Umberto Eco – Foucault’s Pendulum (1988)

“The sun is good because it does the body good, and because it has the sense to reappear every day; therefore, whatever returns is good, not what passes and is done with. The easiest way to return from where you’ve been without retracing your steps is to walk in a circle. The animal that coils in a circle is the serpent; that’s why so many cults and myths of the serpent exist, because it’s hard to represent the return of the sun by the coiling of a hippopotamus.”

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John Dewey — Art as Experience (1934)

theories which isolate art and its appreciation by placing them in a realm of their own, disconnected from other modes of experiencing, are not inherent in the subject-matter but arise because of specifiable extraneous conditions. Embedded as they are in institutions and in habits of life, these conditions operate effectively because they work so unconsciously. Then the theorist assumes they are embedded in the nature of things.

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Adam Smith – The Wealth of Nations (1776)

Our merchants and master manufacturers complain much of the bad effects of high wages in raising the price, and thereby lessening the sale of their goods, both at home and abroad. They say nothing concerning the bad effects of high profits; they are silent with regard to the pernicious effects of their own gains; they complain only of those of other people.

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Ray Bradbury – The Martian Chronicles (1950)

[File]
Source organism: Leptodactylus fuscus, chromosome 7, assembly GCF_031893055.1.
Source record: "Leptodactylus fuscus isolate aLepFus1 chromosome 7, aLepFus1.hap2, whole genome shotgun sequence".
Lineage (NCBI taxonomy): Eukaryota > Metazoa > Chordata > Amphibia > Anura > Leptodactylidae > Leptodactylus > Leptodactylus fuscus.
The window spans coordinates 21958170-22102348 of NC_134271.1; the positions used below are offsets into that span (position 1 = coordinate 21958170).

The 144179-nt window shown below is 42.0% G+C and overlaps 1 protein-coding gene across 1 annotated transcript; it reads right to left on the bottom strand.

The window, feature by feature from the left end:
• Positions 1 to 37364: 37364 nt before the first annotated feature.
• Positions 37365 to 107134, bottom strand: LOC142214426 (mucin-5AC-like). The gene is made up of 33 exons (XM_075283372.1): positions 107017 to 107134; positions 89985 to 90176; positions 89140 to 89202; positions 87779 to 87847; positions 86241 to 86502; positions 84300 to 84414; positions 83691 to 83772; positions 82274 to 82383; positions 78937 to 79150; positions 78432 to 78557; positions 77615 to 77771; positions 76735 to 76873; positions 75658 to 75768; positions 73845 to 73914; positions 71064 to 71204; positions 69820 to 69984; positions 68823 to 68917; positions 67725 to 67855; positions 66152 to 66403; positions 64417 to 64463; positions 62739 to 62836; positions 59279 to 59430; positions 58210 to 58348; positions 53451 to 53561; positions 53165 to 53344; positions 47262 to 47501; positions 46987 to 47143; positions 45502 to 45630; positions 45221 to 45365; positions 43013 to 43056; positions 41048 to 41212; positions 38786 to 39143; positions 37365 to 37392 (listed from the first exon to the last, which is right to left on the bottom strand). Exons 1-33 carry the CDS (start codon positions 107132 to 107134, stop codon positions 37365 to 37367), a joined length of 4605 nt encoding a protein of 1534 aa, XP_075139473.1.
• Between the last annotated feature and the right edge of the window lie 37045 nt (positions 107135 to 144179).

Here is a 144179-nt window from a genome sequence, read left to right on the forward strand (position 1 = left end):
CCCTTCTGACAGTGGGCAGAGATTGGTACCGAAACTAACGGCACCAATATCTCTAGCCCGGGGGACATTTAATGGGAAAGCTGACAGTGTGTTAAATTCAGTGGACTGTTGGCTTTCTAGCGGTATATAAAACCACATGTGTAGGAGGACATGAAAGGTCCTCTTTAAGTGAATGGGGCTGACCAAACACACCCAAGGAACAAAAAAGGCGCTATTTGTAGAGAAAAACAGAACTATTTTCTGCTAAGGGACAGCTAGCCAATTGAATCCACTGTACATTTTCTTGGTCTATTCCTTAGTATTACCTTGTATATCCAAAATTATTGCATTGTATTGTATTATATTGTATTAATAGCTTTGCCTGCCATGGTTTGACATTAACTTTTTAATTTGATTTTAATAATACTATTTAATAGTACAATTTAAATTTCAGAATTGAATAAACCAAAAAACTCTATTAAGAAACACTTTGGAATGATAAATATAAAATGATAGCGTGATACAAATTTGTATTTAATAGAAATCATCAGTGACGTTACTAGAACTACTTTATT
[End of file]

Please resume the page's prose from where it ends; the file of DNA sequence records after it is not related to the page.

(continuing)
Life on Earth never settled down to doing anything very good. Science ran too far ahead of us too quickly, and the people got lost in a mechanical wilderness, like children making over pretty things, gadgets, helicopters, rockets; emphasizing the wrong items, emphasizing machines instead of how to run the machines.

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John Dewey – How We Think (1910)

No one other thing, probably, works so fatally against focusing the attention of teachers upon the training of mind as the domination of their minds by the idea that the chief thing is to get pupils to recite their lessons correctly. As long as this end is uppermost (whether consciously or unconsciously), training of mind remains an incidental and secondary consideration.

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John Dewey — Art as Experience (1934)

Many a person who protests against the museum conception of art, still shares the fallacy from which that conception springs. For the popular notion comes from a separation of art from the objects and scenes of ordinary experience that many theorists and critics pride themselves upon holding and even elaborating.